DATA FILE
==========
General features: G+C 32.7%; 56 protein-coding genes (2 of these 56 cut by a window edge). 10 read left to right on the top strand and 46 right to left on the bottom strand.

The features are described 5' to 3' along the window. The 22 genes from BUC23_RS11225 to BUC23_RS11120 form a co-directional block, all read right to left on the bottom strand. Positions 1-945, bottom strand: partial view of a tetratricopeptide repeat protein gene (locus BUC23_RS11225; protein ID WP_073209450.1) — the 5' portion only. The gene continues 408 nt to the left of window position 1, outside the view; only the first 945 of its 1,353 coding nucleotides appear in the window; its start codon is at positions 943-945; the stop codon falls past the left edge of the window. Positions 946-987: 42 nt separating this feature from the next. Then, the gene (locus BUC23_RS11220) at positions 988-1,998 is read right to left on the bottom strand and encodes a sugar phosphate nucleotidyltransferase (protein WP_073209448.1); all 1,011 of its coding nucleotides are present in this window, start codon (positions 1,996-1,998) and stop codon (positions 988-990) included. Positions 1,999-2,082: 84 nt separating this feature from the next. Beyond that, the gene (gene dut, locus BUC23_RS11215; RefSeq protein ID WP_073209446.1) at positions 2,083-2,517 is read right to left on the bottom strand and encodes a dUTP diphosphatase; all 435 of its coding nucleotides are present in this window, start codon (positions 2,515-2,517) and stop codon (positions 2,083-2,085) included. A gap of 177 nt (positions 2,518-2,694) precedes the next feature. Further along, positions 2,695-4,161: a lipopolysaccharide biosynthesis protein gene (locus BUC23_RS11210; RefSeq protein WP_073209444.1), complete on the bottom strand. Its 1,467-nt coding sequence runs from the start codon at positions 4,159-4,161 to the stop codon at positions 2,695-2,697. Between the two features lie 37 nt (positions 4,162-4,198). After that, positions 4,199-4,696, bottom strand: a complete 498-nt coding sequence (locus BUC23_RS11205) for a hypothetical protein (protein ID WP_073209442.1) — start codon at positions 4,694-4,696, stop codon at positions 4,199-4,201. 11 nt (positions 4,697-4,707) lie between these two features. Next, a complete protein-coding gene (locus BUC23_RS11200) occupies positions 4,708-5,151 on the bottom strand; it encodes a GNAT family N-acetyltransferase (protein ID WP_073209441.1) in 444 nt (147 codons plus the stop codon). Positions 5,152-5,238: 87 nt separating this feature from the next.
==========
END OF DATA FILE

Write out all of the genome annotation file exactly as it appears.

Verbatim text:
General features: G+C 32.7%; 56 protein-coding genes (2 of these 56 cut by a window edge). 10 read left to right on the top strand and 46 right to left on the bottom strand.

The features are described 5' to 3' along the window. The 22 genes from BUC23_RS11225 to BUC23_RS11120 form a co-directional block, all read right to left on the bottom strand. Positions 1-945, bottom strand: partial view of a tetratricopeptide repeat protein gene (locus BUC23_RS11225; protein ID WP_073209450.1) — the 5' portion only. The gene continues 408 nt to the left of window position 1, outside the view; only the first 945 of its 1,353 coding nucleotides appear in the window; its start codon is at positions 943-945; the stop codon falls past the left edge of the window. Positions 946-987: 42 nt separating this feature from the next. Then, the gene (locus BUC23_RS11220) at positions 988-1,998 is read right to left on the bottom strand and encodes a sugar phosphate nucleotidyltransferase (protein WP_073209448.1); all 1,011 of its coding nucleotides are present in this window, start codon (positions 1,996-1,998) and stop codon (positions 988-990) included. Positions 1,999-2,082: 84 nt separating this feature from the next. Beyond that, the gene (gene dut, locus BUC23_RS11215; RefSeq protein ID WP_073209446.1) at positions 2,083-2,517 is read right to left on the bottom strand and encodes a dUTP diphosphatase; all 435 of its coding nucleotides are present in this window, start codon (positions 2,515-2,517) and stop codon (positions 2,083-2,085) included. A gap of 177 nt (positions 2,518-2,694) precedes the next feature. Further along, positions 2,695-4,161: a lipopolysaccharide biosynthesis protein gene (locus BUC23_RS11210; RefSeq protein WP_073209444.1), complete on the bottom strand. Its 1,467-nt coding sequence runs from the start codon at positions 4,159-4,161 to the stop codon at positions 2,695-2,697. Between the two features lie 37 nt (positions 4,162-4,198). After that, positions 4,199-4,696, bottom strand: a complete 498-nt coding sequence (locus BUC23_RS11205) for a hypothetical protein (protein ID WP_073209442.1) — start codon at positions 4,694-4,696, stop codon at positions 4,199-4,201. 11 nt (positions 4,697-4,707) lie between these two features. Next, a complete protein-coding gene (locus BUC23_RS11200) occupies positions 4,708-5,151 on the bottom strand; it encodes a GNAT family N-acetyltransferase (protein ID WP_073209441.1) in 444 nt (147 codons plus the stop codon). Positions 5,152-5,238: 87 nt separating this feature from the next.